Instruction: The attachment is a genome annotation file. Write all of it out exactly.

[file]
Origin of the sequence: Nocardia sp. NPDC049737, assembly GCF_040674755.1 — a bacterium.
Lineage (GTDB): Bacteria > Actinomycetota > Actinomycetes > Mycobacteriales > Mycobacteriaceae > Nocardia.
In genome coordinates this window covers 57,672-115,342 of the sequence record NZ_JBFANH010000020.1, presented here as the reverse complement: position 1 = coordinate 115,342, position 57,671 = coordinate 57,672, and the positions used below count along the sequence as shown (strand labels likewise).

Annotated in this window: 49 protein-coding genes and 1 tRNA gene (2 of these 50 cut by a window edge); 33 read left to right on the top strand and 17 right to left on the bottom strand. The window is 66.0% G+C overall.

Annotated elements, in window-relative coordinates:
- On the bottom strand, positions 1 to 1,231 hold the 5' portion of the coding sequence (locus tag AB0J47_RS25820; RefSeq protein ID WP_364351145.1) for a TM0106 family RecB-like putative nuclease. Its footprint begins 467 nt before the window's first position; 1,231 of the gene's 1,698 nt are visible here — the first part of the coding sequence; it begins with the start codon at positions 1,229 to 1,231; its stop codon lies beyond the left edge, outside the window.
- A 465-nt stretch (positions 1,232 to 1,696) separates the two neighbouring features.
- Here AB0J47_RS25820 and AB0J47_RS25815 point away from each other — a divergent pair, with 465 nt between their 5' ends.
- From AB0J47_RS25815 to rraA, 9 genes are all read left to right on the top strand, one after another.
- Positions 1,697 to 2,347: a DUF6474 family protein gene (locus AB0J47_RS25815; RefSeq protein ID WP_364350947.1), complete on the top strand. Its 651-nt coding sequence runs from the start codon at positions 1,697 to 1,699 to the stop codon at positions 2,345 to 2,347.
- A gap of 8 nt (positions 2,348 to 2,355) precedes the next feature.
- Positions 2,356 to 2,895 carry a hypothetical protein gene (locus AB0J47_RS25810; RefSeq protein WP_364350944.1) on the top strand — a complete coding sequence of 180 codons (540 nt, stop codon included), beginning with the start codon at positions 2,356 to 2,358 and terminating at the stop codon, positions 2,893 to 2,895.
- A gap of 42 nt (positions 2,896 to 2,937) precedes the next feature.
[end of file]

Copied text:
Origin of the sequence: Nocardia sp. NPDC049737, assembly GCF_040674755.1 — a bacterium.
Lineage (GTDB): Bacteria > Actinomycetota > Actinomycetes > Mycobacteriales > Mycobacteriaceae > Nocardia.
In genome coordinates this window covers 57,672-115,342 of the sequence record NZ_JBFANH010000020.1, presented here as the reverse complement: position 1 = coordinate 115,342, position 57,671 = coordinate 57,672, and the positions used below count along the sequence as shown (strand labels likewise).

Annotated in this window: 49 protein-coding genes and 1 tRNA gene (2 of these 50 cut by a window edge); 33 read left to right on the top strand and 17 right to left on the bottom strand. The window is 66.0% G+C overall.

Annotated elements, in window-relative coordinates:
- On the bottom strand, positions 1 to 1,231 hold the 5' portion of the coding sequence (locus tag AB0J47_RS25820; RefSeq protein ID WP_364351145.1) for a TM0106 family RecB-like putative nuclease. Its footprint begins 467 nt before the window's first position; 1,231 of the gene's 1,698 nt are visible here — the first part of the coding sequence; it begins with the start codon at positions 1,229 to 1,231; its stop codon lies beyond the left edge, outside the window.
- A 465-nt stretch (positions 1,232 to 1,696) separates the two neighbouring features.
- Here AB0J47_RS25820 and AB0J47_RS25815 point away from each other — a divergent pair, with 465 nt between their 5' ends.
- From AB0J47_RS25815 to rraA, 9 genes are all read left to right on the top strand, one after another.
- Positions 1,697 to 2,347: a DUF6474 family protein gene (locus AB0J47_RS25815; RefSeq protein ID WP_364350947.1), complete on the top strand. Its 651-nt coding sequence runs from the start codon at positions 1,697 to 1,699 to the stop codon at positions 2,345 to 2,347.
- A gap of 8 nt (positions 2,348 to 2,355) precedes the next feature.
- Positions 2,356 to 2,895 carry a hypothetical protein gene (locus AB0J47_RS25810; RefSeq protein WP_364350944.1) on the top strand — a complete coding sequence of 180 codons (540 nt, stop codon included), beginning with the start codon at positions 2,356 to 2,358 and terminating at the stop codon, positions 2,893 to 2,895.
- A gap of 42 nt (positions 2,896 to 2,937) precedes the next feature.